Most whitening toothpastes cost between $3 and $15, depending on the brand and whitening intensity.
This method is best if you have light surface stains or want to maintain your tooth color after a more intensive whitening treatment.
The most aggressive whitening toothpastes contain blue covarine. This chemical adheres to teeth and makes them look less yellow without removing stains.
You’ll see improvements in about 2 to 6 weeks after using a whitening toothpaste daily.
LED whitening kits are a new method of at-home whitening. These kits have increased in popularity in recent years. They cost between $50 and $300.
This method is non-invasive and uses an LED light to speed up the whitening process.
LED whitening products remove stubborn stains. They also provide quick and effective whitening results.
During the LED whitening process, the teeth are first painted with a bleaching agent (usually peroxide-based). Then, the LED light activates the whitening agent and starts the chemical reaction.
When this interaction occurs, the blue LED light penetrates the enamel and lifts existing stains.
LED lights are highly efficient. They don't have a warm-up time and switch on at their highest intensity.
Professional teeth whitening products are more expensive than at-home treatments. The average price for in-office whitening ranges from $262 to $1,180 per treatment.
Some popular professional whitening methods include:
Zoom Whitening whitens teeth significantly – up to 90% of their maximum brightness. It's an FDA-approved whitening method that takes 1 hour in a dentist’s office.
Zoom also offers a less aggressive home whitening option. You'll wear custom trays filled with gel for several hours a day for up to 12 days. Treatment is completed in the comfort of your own home.
Professional Zoom treatments are easy, convenient, and provide instant results. Like most whitening methods, Zoom can cause tooth sensitivity.
The average cost of Zoom teeth whitening is between $300 and $600.
Opalescence Xtra Boost is a minimally invasive method for treating discolored teeth.
The gel works best on discoloration caused by prescription medications, tooth trauma, and other conditions. It also helps lift surface stains.
Boost uses a 38 percent hydrogen peroxide power bleaching gel that requires no special light for activation.
The gel is sticky, so you don’t need to worry about it slipping off your teeth once it’s applied.
BOOST has a slightly lower risk of sensitivity because it contains PF. This is a mixture of potassium nitrate and fluoride.
Opalescence is cheaper than Zoom (around $500 per treatment).
Kor restores oxygen in teeth, removing all stains and discoloration. It's especially effective for treating tetracycline-discolored teeth.
Kor’s initial treatment is done in a dentist’s office. The follow-up treatments are done at home. After completing this phase, you'll wear the trays monthly to maintain results.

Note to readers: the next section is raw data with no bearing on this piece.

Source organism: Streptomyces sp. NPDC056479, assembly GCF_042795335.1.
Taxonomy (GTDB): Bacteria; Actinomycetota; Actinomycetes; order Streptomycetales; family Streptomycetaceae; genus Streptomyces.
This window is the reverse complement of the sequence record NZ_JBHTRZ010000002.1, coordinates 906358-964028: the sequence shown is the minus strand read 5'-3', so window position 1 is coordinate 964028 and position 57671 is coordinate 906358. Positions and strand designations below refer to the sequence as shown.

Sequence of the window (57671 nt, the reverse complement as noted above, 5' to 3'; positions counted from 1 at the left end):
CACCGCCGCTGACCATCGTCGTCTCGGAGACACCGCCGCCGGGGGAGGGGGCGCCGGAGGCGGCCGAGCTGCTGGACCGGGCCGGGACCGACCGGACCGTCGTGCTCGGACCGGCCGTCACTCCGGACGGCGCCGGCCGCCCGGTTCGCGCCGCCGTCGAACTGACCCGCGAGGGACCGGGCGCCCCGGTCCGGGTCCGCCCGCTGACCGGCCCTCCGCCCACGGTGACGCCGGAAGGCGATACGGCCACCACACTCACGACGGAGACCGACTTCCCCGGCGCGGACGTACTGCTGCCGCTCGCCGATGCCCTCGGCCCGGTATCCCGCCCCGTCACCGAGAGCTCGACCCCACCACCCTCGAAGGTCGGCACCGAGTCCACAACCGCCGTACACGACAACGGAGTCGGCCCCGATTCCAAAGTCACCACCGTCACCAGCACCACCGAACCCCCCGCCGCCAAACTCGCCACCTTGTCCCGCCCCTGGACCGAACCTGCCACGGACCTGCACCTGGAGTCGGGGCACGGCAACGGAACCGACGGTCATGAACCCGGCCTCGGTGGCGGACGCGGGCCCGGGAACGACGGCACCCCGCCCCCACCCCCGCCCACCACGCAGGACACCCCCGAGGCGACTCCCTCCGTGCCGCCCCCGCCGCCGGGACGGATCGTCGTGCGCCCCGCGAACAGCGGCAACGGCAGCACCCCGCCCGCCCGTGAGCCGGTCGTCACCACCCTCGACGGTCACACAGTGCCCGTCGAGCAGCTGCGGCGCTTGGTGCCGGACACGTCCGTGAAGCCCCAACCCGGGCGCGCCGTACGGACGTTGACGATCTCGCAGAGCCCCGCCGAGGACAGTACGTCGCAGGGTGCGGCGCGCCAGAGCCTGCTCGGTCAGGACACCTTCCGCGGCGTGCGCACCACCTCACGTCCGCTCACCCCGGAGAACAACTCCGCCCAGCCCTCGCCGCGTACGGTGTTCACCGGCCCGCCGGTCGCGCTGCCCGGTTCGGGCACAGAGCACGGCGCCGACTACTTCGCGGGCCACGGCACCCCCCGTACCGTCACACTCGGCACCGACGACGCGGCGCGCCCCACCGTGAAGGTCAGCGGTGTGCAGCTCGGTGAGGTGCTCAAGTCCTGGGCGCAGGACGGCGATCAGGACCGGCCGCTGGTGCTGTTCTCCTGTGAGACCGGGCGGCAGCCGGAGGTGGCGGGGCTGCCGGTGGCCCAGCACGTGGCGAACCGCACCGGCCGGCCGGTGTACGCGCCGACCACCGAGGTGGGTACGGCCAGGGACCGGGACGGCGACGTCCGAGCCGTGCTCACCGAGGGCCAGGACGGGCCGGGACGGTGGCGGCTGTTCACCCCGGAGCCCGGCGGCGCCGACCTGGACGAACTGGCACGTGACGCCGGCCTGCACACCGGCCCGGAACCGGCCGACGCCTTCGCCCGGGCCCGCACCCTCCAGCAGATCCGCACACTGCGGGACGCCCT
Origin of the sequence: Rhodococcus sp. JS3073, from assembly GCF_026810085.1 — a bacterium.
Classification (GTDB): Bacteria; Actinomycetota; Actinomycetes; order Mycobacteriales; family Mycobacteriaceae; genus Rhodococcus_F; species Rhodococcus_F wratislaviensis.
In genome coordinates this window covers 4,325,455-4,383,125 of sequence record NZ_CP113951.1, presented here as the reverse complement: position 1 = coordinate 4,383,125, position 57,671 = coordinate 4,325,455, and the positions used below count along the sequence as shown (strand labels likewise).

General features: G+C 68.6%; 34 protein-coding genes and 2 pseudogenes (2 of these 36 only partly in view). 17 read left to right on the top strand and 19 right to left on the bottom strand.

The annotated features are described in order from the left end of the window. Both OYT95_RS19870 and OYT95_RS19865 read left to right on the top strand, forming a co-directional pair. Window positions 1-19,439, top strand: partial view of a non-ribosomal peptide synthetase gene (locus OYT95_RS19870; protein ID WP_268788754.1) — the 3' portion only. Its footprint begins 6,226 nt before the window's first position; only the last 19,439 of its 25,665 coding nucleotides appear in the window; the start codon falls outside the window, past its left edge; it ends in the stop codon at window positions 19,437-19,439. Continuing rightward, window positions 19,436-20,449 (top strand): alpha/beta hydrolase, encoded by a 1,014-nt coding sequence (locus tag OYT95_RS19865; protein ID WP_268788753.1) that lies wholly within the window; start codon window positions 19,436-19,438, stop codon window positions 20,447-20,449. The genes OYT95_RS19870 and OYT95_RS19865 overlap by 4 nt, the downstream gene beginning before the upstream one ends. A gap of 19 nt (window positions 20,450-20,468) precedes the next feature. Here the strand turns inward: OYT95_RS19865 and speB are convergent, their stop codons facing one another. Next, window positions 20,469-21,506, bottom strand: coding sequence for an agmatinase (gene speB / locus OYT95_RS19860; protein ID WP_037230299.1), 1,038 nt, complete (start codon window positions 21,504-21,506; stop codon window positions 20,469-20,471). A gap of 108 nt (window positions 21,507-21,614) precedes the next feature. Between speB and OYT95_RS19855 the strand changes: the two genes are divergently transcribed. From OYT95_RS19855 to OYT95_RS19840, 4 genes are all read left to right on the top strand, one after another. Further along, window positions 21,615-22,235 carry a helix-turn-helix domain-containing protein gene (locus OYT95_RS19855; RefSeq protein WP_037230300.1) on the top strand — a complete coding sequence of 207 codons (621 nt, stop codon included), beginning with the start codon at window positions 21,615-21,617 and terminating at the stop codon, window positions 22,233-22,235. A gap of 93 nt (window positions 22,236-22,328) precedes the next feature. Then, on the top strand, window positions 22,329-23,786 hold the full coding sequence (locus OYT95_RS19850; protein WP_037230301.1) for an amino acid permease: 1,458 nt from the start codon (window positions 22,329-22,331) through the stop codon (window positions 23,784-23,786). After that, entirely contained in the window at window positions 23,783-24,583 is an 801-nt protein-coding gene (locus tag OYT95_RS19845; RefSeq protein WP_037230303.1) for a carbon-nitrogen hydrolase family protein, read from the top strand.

Kor gets high ratings from dentists for its effectiveness, partly because the whitening trays fit snugly over teeth. This reduces the risk of saliva diluting the whitening gel. The gel is also refrigerated to maintain its potency.
KöR is slightly cheaper than Zoom. Treatment costs between $500 and $1,000.
See NewMouth’s top 10 teeth whitening products of 2022.
No. Whitening is considered a cosmetic treatment. This means its main purpose is to improve the appearance of teeth. It's not medically necessary.
Like most treatments that are not medically necessary, the patient is responsible for the full cost.
However, some dental practices offer payment plans to make whitening procedures more affordable.
There are also some credit options available for whitening and other cosmetic procedures.
You’ll still pay for the services out of pocket — but you can stretch the payments out over time. Interest may or may not be applied.
Here are a few (more expensive) teeth whitening alternatives:
A veneer is a thin, tooth-colored shell that fits over the front of your tooth. The shell can change the tooth's color, shape, and size.
Veneers fix many cosmetic issues but can't repair damaged teeth.
The most common veneer materials include porcelain and composite. Porcelain veneers are the strongest and most natural-looking option.
Veneers are much more expensive than teeth whitening treatments. They cost anywhere between $659 and $1,618 per tooth. Although pricey, the results can last up to 25 years.
Dental bonding solves minor damage or gaps between teeth. It's usually used to fix dental issues such as tooth chips, fractures, or gaps.
Similar to teeth whitening treatment, bonding can improve tooth discoloration.
Dental bonding procedures cost around $300 to $600 per tooth (without insurance).